This is all supposition.  Is anyone privy to the real story?

So, all of you aerodynamic tinkerers, what could be a viable way to eliminate the sparrow strainers?

Thanks for reading.

Sam



Fisher Paul A. <fisherpaula@...>
 

Sam,

Your analysis is correct as I recall.  Didn’t Gene used to race the QAC Q-200 without sparrow strainers?  I thought he removed them for exactly the reason you stated – they are draggy.

 

I would expect higher stick forces without the strainers.  I have no clue if it would induce a flutter situation.  As long as the controls are balanced, I would assume not.  But it is certainly something that would have to be flight tested.

 

Having to constantly hold back pressure would indeed put additional strain on the elevator attach mechanisms (including the torque tube to the inside of the elevator).  I would think you would want to verify each connection would handle the additional strain because without the strainers that pressure would be constant plus any additional loads as you hit turbulence, etc.

 

As long as you are asking aerodynamic questions, is the LS-1 airfoil still the best option?  I thought John Roncz came up with a new airfoil for the LongEZ canard to address the same issues the LS-1 was trying to address.  Of course for all I know, they are the same airfoil!!  ;-)  I suppose it depends on how much “design” work you want to do and how fast you want to get back into the air!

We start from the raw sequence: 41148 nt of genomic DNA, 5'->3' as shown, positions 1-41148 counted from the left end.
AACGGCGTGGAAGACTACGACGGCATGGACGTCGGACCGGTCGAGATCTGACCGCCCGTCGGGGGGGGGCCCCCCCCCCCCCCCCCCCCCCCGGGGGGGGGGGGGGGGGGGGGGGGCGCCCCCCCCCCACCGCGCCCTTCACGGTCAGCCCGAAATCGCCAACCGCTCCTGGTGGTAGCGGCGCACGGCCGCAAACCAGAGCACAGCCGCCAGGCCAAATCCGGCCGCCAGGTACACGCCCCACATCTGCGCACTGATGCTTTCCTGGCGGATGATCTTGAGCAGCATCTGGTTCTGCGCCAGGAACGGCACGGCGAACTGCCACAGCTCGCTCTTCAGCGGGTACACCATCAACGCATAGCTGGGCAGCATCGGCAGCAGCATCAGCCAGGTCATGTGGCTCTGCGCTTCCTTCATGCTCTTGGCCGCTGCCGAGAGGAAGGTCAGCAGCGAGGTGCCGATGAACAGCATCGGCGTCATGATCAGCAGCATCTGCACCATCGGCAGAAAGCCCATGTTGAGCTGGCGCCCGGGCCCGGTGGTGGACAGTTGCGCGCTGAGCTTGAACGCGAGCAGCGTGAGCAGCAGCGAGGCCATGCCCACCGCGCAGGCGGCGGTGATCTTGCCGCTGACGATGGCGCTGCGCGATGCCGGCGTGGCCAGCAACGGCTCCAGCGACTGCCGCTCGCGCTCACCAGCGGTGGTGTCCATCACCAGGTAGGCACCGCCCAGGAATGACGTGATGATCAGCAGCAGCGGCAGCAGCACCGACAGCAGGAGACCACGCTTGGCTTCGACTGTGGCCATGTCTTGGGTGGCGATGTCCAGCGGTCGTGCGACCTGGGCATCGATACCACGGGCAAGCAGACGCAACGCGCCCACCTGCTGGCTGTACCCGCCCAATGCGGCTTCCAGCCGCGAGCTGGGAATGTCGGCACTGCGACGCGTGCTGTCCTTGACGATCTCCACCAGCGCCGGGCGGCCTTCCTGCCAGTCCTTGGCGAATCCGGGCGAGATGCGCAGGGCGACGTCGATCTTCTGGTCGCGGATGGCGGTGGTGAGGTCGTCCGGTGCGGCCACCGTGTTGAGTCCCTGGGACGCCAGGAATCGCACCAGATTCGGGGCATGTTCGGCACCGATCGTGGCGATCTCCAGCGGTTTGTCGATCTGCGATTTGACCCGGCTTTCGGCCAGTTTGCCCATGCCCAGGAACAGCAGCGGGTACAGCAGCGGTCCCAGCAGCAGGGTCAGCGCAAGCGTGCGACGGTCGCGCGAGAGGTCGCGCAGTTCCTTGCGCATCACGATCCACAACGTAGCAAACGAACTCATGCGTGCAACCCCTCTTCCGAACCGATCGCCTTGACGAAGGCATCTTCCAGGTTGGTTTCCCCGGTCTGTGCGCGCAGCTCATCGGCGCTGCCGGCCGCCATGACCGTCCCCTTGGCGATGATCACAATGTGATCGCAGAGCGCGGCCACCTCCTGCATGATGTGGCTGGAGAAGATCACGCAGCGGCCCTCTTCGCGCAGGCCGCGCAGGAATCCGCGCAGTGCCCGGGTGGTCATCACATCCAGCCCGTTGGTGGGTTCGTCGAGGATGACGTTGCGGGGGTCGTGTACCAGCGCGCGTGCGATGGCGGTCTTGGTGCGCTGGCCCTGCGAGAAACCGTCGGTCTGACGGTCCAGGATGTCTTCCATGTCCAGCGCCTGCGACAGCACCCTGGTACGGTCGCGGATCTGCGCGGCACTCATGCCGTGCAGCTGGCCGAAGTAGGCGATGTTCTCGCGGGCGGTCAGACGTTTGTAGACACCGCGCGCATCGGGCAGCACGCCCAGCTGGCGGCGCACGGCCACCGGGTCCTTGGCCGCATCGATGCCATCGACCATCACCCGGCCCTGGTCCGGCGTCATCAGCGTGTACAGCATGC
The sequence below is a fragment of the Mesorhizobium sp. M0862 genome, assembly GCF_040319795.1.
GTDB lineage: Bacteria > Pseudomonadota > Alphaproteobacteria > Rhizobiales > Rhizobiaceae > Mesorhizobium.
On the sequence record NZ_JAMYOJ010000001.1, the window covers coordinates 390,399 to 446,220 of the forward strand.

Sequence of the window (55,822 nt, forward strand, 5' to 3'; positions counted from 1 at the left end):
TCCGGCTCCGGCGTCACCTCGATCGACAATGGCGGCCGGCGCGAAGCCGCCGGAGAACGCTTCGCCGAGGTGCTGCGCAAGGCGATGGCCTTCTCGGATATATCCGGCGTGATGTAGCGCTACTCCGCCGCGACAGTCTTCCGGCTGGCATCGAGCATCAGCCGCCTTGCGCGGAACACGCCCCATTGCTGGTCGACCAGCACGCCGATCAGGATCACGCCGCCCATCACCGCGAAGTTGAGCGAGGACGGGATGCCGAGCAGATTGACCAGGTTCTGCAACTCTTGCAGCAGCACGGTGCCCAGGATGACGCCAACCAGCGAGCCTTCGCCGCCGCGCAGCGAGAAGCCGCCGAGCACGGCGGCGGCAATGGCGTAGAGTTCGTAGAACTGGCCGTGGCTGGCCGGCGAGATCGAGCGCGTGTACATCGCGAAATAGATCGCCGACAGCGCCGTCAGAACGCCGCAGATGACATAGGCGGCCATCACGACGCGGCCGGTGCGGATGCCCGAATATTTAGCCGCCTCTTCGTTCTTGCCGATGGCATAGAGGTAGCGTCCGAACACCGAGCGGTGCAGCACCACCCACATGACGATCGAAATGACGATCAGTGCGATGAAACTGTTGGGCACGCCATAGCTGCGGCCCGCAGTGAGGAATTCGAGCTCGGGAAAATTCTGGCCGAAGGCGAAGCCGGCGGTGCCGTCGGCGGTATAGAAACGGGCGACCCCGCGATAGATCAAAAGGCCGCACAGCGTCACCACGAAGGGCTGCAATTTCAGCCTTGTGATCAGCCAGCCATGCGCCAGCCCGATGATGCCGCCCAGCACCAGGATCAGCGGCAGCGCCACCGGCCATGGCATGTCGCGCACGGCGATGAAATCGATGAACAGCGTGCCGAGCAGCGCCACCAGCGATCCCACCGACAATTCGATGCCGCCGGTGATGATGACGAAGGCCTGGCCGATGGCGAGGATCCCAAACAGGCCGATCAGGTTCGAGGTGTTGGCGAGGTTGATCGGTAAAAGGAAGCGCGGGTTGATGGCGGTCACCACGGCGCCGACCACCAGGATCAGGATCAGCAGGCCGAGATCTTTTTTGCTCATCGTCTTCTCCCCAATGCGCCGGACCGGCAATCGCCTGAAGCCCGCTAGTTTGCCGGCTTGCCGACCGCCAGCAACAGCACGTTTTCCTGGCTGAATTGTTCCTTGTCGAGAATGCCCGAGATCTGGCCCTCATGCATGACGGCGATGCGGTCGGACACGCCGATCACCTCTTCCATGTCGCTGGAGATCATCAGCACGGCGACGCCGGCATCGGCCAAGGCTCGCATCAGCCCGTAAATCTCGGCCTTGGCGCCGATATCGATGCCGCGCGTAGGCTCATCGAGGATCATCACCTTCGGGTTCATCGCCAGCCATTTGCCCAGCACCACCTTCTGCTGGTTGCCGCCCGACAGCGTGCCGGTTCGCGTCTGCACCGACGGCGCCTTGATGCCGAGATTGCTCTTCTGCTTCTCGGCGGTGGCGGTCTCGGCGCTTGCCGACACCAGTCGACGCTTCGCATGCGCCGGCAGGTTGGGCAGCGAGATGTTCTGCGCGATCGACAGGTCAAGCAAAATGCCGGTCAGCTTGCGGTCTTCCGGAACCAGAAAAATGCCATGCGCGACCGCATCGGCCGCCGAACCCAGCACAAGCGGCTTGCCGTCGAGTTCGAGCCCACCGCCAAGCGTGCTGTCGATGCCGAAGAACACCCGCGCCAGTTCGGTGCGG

- Paul

 

 

From: Q-LIST@... [mailto:Q-LIST@...] On Behalf Of Sam Hoskins
Sent: Wednesday, September 18, 2013 4:15 PM
To: Quickie List
Subject: [Q-LIST] Need a Sparrow Strainer alternative

 

 

The Sparrow Strainers are draggy and slow our planes down.  There must be an alternative.  Every time a speed specialist looks at the the sparrow strainers they go "WTF"?

 

So, let's start at the beginning.  Why are there in the first place?

 

As I understand it, they are an aerodynamic trim designed to counteract the high pressure on the bottom of the canard elevator.  Air wants to push the TE of the elevator up, causing the plane to dive, so the sparrow strainers help by pushing it back down.

 

Is this logic correct?

 

So, what would be a drag-free alternative?  Well, I suppose one could increase the spring tension already used for the control stick.  Why didn't QAC do something like that?  Maybe it would increase the stick forces.  Just guessing but when they first flew flew the new  LS-1 airfoil, they probably found they needed an extraordinary amount of nose up trim.  Followed by going with the cheapest fix - add sparrow strainers.

 

Another issue with using internal trim, is you are applying a constant torque to the joint there the elevator bellcrank slips into the elevator torque tube.  Maybe it's not a big deal, bit it's there.

 

This is all supposition.  Is anyone privy to the real story?

 

So, all of you aerodynamic tinkerers, what could be a viable way to eliminate the sparrow strainers?

 

Thanks for reading.

 

Sam


Jerry Marstall
 

All I know is that if one comes off in flight, you are flipped negative G's nose down with a violent roll to the near inverted.  Don't ask me how I know.  

On 9/18/2013 5:14 PM, Sam Hoskins wrote: